Abstract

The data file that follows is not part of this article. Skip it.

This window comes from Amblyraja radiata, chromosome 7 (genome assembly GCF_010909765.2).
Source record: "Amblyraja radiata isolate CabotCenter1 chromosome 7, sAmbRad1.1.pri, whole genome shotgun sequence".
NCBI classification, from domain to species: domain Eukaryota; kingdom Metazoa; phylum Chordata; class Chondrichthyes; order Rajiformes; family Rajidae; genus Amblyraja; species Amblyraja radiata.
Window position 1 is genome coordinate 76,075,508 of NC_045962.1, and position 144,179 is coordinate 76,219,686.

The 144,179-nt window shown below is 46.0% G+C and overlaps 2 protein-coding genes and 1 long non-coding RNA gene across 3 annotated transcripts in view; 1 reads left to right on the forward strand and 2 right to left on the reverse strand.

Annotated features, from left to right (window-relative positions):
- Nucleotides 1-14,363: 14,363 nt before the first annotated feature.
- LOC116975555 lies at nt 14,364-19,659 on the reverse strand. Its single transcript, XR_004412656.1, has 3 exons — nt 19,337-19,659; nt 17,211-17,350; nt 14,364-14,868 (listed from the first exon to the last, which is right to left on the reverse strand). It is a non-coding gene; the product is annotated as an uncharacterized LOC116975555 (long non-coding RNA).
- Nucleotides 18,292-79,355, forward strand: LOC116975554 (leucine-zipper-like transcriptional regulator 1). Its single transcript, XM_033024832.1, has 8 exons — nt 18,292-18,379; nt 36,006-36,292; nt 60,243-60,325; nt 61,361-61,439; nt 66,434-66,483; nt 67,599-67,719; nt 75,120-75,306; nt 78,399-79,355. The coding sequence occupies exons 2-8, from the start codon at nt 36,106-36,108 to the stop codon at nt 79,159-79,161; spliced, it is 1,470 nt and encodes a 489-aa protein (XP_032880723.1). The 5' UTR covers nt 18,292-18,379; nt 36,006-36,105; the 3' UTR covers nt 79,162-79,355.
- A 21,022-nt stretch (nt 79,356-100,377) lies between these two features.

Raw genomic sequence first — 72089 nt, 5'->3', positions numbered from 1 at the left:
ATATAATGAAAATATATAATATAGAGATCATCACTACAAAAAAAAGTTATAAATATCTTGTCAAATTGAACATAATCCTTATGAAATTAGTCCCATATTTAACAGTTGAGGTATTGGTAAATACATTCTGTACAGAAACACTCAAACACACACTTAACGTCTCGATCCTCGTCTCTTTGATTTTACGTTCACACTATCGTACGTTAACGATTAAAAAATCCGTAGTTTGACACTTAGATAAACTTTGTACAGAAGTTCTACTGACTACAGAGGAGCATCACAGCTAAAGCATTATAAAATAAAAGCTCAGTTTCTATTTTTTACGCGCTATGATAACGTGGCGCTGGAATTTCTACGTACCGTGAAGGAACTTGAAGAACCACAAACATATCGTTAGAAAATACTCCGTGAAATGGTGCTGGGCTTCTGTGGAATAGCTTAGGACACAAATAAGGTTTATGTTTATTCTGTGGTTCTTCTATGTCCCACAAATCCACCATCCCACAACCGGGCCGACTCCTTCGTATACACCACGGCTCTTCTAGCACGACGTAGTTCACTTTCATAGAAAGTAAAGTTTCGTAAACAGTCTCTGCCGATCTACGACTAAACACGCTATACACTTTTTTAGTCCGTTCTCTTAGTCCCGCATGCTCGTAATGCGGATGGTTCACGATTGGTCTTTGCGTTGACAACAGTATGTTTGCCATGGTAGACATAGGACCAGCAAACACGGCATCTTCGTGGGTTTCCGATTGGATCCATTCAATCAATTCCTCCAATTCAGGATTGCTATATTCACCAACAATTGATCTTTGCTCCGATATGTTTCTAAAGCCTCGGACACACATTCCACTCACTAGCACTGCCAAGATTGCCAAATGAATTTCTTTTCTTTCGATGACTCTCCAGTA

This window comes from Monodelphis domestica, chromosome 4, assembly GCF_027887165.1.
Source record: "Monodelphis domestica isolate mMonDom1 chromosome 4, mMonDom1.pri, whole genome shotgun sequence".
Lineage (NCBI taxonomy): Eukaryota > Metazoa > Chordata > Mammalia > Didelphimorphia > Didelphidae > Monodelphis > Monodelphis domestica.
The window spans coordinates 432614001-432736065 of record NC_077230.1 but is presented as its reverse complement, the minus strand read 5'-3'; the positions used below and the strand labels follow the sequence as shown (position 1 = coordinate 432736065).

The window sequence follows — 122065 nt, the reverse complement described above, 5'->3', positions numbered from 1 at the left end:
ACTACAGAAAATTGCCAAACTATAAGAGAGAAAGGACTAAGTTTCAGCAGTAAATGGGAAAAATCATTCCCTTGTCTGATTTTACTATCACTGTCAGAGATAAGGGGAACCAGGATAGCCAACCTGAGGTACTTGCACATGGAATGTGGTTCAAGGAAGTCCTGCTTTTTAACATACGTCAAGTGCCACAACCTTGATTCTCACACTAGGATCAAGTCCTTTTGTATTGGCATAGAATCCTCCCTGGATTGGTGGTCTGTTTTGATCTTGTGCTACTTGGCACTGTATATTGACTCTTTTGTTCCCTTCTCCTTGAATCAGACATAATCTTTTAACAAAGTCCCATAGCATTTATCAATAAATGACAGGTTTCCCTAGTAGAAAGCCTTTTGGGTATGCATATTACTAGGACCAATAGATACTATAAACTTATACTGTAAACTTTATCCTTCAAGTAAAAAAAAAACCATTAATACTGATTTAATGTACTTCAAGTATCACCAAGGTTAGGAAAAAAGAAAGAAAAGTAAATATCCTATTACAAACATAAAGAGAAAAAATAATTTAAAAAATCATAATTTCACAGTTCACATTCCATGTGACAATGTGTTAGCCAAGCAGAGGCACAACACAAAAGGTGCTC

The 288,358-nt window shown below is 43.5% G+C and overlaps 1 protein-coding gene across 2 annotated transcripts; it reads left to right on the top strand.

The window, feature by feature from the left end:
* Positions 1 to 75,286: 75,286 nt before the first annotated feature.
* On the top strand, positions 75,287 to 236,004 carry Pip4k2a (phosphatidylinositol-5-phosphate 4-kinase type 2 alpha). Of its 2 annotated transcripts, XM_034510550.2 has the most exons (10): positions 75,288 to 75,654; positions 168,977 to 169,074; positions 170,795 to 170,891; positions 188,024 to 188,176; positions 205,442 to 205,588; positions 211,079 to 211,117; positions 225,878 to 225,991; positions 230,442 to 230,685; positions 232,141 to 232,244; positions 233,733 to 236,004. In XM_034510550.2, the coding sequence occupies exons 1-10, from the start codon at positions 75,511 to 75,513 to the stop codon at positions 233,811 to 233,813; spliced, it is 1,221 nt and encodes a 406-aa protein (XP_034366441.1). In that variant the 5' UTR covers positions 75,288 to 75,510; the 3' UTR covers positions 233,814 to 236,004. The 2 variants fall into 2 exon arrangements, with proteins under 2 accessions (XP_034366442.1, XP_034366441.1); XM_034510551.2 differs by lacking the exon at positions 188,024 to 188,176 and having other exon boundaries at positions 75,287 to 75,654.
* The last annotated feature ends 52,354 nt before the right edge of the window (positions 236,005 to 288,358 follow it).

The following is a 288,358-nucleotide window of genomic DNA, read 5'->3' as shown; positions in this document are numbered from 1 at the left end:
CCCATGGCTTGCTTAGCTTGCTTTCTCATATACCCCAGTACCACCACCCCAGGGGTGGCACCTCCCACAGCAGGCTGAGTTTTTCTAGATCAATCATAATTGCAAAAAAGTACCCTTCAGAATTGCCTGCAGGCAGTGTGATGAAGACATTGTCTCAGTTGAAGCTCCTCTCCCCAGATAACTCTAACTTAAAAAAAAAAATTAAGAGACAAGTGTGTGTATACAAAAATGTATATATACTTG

Different morphotypes of vertically embedded ammonoid shells are abundant in the 1-km-thick deposits of the Santa Marta Formation, Antarctica, that record the evolution of a deep-water delta system. Vertical shells deposited in water depths well below the theoretical limit imposed by hydrodynamic and hydrostatic analyses are preserved as isolated specimens, dense concentrations associated with abundant wood fragments (pod preservation), or as dense concentrations inside and around large ammonites (sheltered preservation). Taphonomic analysis indicates that (1) vertical shell orientation is primary; (2) postburial reworking was minimum or absent, as indicated by consistent shell orientation parallel to regional paleocurrents and complete preservation of fragile shells with phragmocones filled with drusy calcite; and (3) vertical orientation is not biased towards a preferred morphotype. Rapid sedimentation, including deposition from high- and low-density currents, tempestites, and weak bottom currents carrying a dense suspension of ammonoid shells and wood fragments, was one of the main factors controlling the vertical preservation below the limits imposed by theoretical hydrostatic analyses. Another important factor was the plugging of the siphuncular tube with clay particles during transportation. The clay plug was stiff enough to resist the ambient hydrostatic pressure, avoiding or delaying the waterlogging of the phragmocone.

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